12-18 Dec, 2012
small world
Birth Pangs of the Malayalee Moral Police

KOCHI ~ In God’s own agitated country, there is now one more strange form of cultural policing at work. Conservative Malayalees are trying to ensure that a movie scene that shows a real birth delivery is not screened. 

Shwetha Menon, a former Miss India runner-up and an award-winning film actress, recently gave birth to a baby girl at Nanavati Nursing Home in Mumbai and the delivery was shot on camera for her upcoming Malayalam film Kalimannu (Clay). For the filmmakers, the hard part is what followed.

Mahila Morcha, the BJP women’s wing in the state, has said it would not allow the screening of the film because “it is an insult to motherhood”. G Karthikeyan, Assembly Speaker and former cultural minister of the Congress, too, said it was “immoral”. In a television interview, he went a degree cheesier than the BJP and said that the director and actress would also shoot “the acts that lead to a woman’s pregnancy”. Liberty Basheer, president of Film Exhibitor’s Federation (FEF), also declared that his organisation would not facilitate the film’s screening. This makes it tough for the director Blessy to screen the film since 350 theatres in Kerala are attached to the FEF.

For many cinema viewers in Kerala, a delivery shot live on camera is not new.  Thousands who flocked to the many film festivals hosted by Kerala have watched Nine Months (by Hungarian director Marta Meszaros) and Tin Drum (by German filmmaker Volker Schlöndorff), which have extensive shots of childbirth. They have been shown in Kerala’s cinema halls too. “Screening of such foreign films at festivals is a different matter. They are meant for a different category of audience,” says Basheer.

In 1994, Shwetha became famous in Kerala when she emerged as second runner-up in the Miss India pageant (Sushmita Sen won that year and Aishwarya Rai was first runner-up). In 2001, too, she had shocked conservative Malayalees as a model in an advertisement for condom brand Kama Sutra. Neither she nor Blessy wanted to comment on the issue.

Take Two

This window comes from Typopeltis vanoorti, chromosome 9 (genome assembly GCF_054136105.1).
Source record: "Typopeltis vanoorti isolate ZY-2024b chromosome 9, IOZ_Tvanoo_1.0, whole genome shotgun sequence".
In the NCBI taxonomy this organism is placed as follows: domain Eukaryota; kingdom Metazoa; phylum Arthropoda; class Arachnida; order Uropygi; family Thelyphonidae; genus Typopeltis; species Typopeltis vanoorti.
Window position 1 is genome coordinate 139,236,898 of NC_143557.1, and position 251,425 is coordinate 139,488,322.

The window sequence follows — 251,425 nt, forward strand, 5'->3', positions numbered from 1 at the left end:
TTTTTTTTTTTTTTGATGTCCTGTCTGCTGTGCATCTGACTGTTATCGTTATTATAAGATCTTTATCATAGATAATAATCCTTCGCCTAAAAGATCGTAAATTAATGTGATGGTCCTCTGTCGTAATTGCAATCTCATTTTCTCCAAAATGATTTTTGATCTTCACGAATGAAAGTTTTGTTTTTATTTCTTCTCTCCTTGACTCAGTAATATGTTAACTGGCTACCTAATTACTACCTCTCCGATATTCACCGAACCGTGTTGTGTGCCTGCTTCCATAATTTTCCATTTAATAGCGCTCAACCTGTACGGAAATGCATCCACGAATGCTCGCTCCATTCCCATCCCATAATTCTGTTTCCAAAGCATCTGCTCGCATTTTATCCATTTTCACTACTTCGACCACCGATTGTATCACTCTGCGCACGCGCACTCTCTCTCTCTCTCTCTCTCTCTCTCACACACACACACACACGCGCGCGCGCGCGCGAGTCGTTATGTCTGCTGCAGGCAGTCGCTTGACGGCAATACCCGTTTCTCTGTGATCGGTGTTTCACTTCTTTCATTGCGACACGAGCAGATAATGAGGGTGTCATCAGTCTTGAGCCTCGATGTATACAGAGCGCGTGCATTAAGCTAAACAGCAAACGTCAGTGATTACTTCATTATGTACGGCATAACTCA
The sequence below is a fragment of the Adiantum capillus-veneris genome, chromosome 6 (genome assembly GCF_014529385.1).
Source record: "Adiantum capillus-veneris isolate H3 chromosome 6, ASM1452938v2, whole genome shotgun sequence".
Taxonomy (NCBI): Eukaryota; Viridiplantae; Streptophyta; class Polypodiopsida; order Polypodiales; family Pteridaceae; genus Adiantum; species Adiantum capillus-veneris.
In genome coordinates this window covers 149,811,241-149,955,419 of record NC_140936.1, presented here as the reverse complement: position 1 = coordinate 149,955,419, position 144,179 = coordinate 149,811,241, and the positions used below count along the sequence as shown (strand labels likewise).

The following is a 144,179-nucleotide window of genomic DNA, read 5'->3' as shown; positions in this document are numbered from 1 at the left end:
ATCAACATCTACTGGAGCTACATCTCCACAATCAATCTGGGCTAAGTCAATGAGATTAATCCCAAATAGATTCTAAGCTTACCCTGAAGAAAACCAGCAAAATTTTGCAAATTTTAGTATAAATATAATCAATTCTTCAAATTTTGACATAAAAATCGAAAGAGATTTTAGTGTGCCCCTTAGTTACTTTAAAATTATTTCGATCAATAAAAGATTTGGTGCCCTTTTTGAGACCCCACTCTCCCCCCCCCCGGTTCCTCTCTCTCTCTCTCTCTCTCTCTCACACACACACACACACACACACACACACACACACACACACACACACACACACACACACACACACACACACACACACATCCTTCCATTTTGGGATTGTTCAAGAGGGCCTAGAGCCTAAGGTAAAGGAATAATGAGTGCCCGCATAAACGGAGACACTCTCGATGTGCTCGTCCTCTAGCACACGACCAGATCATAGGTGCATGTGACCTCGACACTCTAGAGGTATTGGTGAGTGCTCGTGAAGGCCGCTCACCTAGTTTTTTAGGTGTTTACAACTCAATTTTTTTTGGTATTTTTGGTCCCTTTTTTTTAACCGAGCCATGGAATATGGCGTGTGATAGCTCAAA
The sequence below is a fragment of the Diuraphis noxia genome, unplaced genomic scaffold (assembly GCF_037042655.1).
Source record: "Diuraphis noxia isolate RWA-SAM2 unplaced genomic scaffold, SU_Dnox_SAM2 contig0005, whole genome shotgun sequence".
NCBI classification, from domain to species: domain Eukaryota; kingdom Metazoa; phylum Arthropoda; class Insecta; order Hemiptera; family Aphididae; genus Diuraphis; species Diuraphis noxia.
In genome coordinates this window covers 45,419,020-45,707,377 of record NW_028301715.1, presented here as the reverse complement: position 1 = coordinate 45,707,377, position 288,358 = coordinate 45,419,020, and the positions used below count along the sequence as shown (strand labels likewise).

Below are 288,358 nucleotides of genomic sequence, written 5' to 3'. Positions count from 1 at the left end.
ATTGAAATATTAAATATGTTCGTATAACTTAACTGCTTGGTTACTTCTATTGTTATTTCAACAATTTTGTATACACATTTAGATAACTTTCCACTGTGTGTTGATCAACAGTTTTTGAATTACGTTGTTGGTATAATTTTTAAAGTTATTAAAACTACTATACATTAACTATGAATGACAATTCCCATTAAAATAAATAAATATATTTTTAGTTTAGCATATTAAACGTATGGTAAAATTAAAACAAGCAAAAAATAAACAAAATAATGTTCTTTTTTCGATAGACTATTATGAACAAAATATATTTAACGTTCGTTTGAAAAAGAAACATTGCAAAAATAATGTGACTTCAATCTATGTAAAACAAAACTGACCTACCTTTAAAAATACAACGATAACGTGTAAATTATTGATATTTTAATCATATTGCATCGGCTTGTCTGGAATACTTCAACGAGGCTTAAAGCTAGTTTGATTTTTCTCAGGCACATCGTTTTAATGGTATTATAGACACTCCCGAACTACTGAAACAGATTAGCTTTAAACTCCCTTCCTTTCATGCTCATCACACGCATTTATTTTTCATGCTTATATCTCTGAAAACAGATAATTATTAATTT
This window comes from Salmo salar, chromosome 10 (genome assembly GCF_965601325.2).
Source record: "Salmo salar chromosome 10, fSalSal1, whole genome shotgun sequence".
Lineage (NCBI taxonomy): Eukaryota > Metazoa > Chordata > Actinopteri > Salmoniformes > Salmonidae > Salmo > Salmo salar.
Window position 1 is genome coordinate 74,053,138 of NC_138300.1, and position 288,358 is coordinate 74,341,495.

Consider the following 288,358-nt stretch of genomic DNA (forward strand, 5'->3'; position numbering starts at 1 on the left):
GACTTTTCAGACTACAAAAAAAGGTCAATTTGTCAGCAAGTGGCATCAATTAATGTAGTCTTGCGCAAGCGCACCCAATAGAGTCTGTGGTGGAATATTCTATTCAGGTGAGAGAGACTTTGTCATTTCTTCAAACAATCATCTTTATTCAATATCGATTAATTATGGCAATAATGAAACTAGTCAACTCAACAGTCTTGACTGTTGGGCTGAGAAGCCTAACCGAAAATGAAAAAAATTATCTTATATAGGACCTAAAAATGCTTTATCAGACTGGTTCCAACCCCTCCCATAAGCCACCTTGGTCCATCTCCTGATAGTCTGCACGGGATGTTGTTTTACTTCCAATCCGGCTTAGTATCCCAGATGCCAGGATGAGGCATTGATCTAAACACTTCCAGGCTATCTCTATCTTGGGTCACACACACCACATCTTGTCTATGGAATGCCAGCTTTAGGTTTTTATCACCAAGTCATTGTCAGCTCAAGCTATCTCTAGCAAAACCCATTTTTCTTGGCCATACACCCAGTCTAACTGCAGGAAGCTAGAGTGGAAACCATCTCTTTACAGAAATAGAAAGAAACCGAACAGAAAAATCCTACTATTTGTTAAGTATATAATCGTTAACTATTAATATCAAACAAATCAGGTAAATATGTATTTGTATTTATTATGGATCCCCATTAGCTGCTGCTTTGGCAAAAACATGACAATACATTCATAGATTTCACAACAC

A Critique of Pure Unreason

There’s a little joke and it goes like this. A woman calls up a police station and complains that the man next door is a pervert. The cops come. She takes them through her garden, climbs over the fence, scales the wall of the neighbour’s house, pries open the bathroom window, points out the man under the shower and triumphantly says: “Look how he’s exposing himself to me.” The case of the Air India cabin crew employees is a little like that. Except that it is multiplied by two.

In May this year, KVJ Rao and Mayank Sharma were arrested and spent 12 days in jail based on a complaint against them for derogatory online posts. They were also suspended from their jobs. The posts were made in a closed forum, which can be an online equivalent to a private table inside a bar, and when people speak to each other in private, they don’t refer to the Indian Constitution after every sentence. Three sections, one of the Indian Penal Code and two others of the IT Act, were slapped on them. This included 66a, which is fast becoming the most infamous clause in Indian legal history.

Last week, after belated bad press, the Mumbai Police realised that they had been deluded. The complaint against the two was by someone in dispute with them for control of the cabin crew association. The police, therefore, did something equally moronic to make amends. They slapped Secton 66a on the complainant.